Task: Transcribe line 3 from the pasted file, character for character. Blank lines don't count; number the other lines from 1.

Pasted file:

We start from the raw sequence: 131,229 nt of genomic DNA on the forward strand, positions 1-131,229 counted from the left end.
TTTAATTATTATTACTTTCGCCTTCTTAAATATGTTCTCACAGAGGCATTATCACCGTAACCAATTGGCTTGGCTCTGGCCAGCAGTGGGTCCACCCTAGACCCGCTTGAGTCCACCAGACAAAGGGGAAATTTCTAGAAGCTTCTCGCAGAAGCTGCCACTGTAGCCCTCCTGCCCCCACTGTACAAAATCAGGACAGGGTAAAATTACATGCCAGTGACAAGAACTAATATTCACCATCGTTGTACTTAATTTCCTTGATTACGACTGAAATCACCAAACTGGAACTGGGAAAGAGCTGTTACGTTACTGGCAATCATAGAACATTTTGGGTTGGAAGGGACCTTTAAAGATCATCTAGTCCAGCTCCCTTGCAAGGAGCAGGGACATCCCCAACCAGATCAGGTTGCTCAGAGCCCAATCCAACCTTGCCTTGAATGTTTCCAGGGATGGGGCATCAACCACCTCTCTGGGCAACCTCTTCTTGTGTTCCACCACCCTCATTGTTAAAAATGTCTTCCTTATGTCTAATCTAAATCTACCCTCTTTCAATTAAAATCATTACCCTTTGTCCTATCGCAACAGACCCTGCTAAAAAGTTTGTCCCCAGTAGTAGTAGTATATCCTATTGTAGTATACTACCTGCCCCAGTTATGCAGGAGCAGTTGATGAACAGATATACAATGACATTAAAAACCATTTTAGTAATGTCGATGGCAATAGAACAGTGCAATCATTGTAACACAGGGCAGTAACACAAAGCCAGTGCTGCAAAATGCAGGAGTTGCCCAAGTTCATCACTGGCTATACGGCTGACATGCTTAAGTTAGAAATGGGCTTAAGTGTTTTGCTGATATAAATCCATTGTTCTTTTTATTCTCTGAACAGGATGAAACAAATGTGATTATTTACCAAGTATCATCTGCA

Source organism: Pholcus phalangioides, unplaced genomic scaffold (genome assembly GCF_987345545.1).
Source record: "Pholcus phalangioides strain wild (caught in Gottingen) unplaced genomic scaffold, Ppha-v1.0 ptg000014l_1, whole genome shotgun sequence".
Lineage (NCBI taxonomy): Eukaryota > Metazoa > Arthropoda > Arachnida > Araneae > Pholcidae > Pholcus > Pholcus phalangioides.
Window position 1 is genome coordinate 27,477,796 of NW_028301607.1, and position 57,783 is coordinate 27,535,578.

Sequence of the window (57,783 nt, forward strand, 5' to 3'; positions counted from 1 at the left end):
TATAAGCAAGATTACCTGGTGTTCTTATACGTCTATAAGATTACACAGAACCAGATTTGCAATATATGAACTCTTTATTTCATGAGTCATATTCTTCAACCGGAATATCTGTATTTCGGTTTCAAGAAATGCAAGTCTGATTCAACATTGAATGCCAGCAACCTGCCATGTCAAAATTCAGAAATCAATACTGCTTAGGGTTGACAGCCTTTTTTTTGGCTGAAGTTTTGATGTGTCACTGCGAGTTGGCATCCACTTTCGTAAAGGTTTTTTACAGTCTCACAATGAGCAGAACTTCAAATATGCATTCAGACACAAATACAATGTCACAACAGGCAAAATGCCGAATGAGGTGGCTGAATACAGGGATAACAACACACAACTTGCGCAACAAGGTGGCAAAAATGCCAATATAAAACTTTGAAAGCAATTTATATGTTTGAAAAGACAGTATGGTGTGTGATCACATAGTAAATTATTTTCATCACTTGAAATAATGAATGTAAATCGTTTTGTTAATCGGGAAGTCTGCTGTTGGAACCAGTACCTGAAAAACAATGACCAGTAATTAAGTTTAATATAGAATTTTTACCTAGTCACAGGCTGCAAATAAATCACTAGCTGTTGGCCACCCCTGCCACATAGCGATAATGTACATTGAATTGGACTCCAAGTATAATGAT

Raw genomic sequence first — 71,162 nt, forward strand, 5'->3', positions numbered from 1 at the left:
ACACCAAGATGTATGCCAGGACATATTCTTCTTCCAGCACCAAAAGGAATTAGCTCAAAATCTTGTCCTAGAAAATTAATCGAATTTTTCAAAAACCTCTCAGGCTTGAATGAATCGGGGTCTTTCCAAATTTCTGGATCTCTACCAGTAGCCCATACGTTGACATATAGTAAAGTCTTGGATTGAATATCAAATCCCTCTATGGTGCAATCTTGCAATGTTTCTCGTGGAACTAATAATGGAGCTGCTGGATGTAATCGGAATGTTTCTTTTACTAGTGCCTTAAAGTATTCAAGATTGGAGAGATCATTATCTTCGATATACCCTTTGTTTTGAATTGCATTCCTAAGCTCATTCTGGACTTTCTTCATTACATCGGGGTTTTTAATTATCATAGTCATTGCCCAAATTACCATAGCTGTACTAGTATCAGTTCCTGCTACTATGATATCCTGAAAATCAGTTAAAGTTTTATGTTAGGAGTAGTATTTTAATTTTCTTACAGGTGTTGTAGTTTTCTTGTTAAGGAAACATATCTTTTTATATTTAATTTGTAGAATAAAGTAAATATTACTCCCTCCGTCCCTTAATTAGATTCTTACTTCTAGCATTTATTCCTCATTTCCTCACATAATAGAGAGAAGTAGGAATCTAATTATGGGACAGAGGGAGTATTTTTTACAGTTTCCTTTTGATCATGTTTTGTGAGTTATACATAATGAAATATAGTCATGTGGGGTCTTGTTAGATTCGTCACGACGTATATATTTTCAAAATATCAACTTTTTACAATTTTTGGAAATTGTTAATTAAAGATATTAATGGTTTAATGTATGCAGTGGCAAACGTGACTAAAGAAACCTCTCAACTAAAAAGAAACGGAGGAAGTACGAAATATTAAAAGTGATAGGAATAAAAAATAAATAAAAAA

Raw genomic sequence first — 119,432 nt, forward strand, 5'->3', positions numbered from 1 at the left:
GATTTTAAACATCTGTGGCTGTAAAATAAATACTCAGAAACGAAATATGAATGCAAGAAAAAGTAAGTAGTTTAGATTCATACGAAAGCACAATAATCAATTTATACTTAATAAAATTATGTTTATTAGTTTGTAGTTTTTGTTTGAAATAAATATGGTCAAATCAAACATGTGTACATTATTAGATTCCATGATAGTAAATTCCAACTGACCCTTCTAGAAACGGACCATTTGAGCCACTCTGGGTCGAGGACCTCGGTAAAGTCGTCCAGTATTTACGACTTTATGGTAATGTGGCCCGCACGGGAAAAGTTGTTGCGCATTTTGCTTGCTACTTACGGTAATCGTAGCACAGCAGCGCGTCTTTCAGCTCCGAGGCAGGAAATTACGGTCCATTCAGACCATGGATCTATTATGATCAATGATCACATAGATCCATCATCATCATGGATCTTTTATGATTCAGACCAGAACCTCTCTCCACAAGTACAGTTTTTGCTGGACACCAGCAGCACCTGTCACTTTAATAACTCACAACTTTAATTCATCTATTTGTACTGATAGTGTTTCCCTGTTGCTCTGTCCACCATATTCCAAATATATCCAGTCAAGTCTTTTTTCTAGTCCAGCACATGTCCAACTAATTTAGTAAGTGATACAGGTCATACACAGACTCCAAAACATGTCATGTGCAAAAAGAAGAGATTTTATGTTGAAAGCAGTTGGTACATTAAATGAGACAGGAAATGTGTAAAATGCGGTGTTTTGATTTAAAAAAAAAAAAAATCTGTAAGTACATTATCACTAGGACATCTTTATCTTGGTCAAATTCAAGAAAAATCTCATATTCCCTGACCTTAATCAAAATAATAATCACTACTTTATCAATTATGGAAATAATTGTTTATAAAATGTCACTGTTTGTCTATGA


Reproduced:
Source organism: Pholcus phalangioides, unplaced genomic scaffold (genome assembly GCF_987345545.1).